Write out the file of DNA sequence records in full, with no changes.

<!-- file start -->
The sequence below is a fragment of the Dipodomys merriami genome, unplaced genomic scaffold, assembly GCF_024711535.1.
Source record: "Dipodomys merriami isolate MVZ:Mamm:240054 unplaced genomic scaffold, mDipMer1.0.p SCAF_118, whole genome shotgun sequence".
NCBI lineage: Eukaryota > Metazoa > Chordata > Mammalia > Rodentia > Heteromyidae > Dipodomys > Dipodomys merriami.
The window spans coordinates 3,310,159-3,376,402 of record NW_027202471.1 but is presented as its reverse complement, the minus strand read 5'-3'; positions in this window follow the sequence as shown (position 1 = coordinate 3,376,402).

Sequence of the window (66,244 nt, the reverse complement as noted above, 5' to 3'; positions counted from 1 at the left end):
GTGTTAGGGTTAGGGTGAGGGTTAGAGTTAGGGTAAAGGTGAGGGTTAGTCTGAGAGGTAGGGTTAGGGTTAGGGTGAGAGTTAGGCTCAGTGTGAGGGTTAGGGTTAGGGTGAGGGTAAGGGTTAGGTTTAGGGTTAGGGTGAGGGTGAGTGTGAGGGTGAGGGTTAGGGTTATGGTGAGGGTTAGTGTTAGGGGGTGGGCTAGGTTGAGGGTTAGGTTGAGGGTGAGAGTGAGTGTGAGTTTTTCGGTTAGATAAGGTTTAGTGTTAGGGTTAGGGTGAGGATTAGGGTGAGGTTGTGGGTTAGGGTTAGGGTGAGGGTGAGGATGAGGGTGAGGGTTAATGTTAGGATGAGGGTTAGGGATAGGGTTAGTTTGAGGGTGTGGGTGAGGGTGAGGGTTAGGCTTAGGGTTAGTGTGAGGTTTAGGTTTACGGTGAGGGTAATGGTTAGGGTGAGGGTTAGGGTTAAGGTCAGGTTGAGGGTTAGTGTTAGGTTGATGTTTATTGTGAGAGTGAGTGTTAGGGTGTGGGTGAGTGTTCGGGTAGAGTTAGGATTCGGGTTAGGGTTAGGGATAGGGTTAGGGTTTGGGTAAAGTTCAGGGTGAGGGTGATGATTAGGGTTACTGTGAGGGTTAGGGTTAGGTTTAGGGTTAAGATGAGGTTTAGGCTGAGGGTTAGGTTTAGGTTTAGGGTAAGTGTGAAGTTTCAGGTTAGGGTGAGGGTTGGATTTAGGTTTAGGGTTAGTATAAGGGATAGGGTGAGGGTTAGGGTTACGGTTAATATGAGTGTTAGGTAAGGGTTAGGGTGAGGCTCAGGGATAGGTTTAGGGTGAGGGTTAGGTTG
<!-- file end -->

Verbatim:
The sequence below is a fragment of the Dipodomys merriami genome, unplaced genomic scaffold, assembly GCF_024711535.1.
Source record: "Dipodomys merriami isolate MVZ:Mamm:240054 unplaced genomic scaffold, mDipMer1.0.p SCAF_118, whole genome shotgun sequence".
NCBI lineage: Eukaryota > Metazoa > Chordata > Mammalia > Rodentia > Heteromyidae > Dipodomys > Dipodomys merriami.
The window spans coordinates 3,310,159-3,376,402 of record NW_027202471.1 but is presented as its reverse complement, the minus strand read 5'-3'; positions in this window follow the sequence as shown (position 1 = coordinate 3,376,402).

Sequence of the window (66,244 nt, the reverse complement as noted above, 5' to 3'; positions counted from 1 at the left end):
GTGTTAGGGTTAGGGTGAGGGTTAGAGTTAGGGTAAAGGTGAGGGTTAGTCTGAGAGGTAGGGTTAGGGTTAGGGTGAGAGTTAGGCTCAGTGTGAGGGTTAGGGTTAGGGTGAGGGTAAGGGTTAGGTTTAGGGTTAGGGTGAGGGTGAGTGTGAGGGTGAGGGTTAGGGTTATGGTGAGGGTTAGTGTTAGGGGGTGGGCTAGGTTGAGGGTTAGGTTGAGGGTGAGAGTGAGTGTGAGTTTTTCGGTTAGATAAGGTTTAGTGTTAGGGTTAGGGTGAGGATTAGGGTGAGGTTGTGGGTTAGGGTTAGGGTGAGGGTGAGGATGAGGGTGAGGGTTAATGTTAGGATGAGGGTTAGGGATAGGGTTAGTTTGAGGGTGTGGGTGAGGGTGAGGGTTAGGCTTAGGGTTAGTGTGAGGTTTAGGTTTACGGTGAGGGTAATGGTTAGGGTGAGGGTTAGGGTTAAGGTCAGGTTGAGGGTTAGTGTTAGGTTGATGTTTATTGTGAGAGTGAGTGTTAGGGTGTGGGTGAGTGTTCGGGTAGAGTTAGGATTCGGGTTAGGGTTAGGGATAGGGTTAGGGTTTGGGTAAAGTTCAGGGTGAGGGTGATGATTAGGGTTACTGTGAGGGTTAGGGTTAGGTTTAGGGTTAAGATGAGGTTTAGGCTGAGGGTTAGGTTTAGGTTTAGGGTAAGTGTGAAGTTTCAGGTTAGGGTGAGGGTTGGATTTAGGTTTAGGGTTAGTATAAGGGATAGGGTGAGGGTTAGGGTTACGGTTAATATGAGTGTTAGGTAAGGGTTAGGGTGAGGCTCAGGGATAGGTTTAGGGTGAGGGTTAGGTTG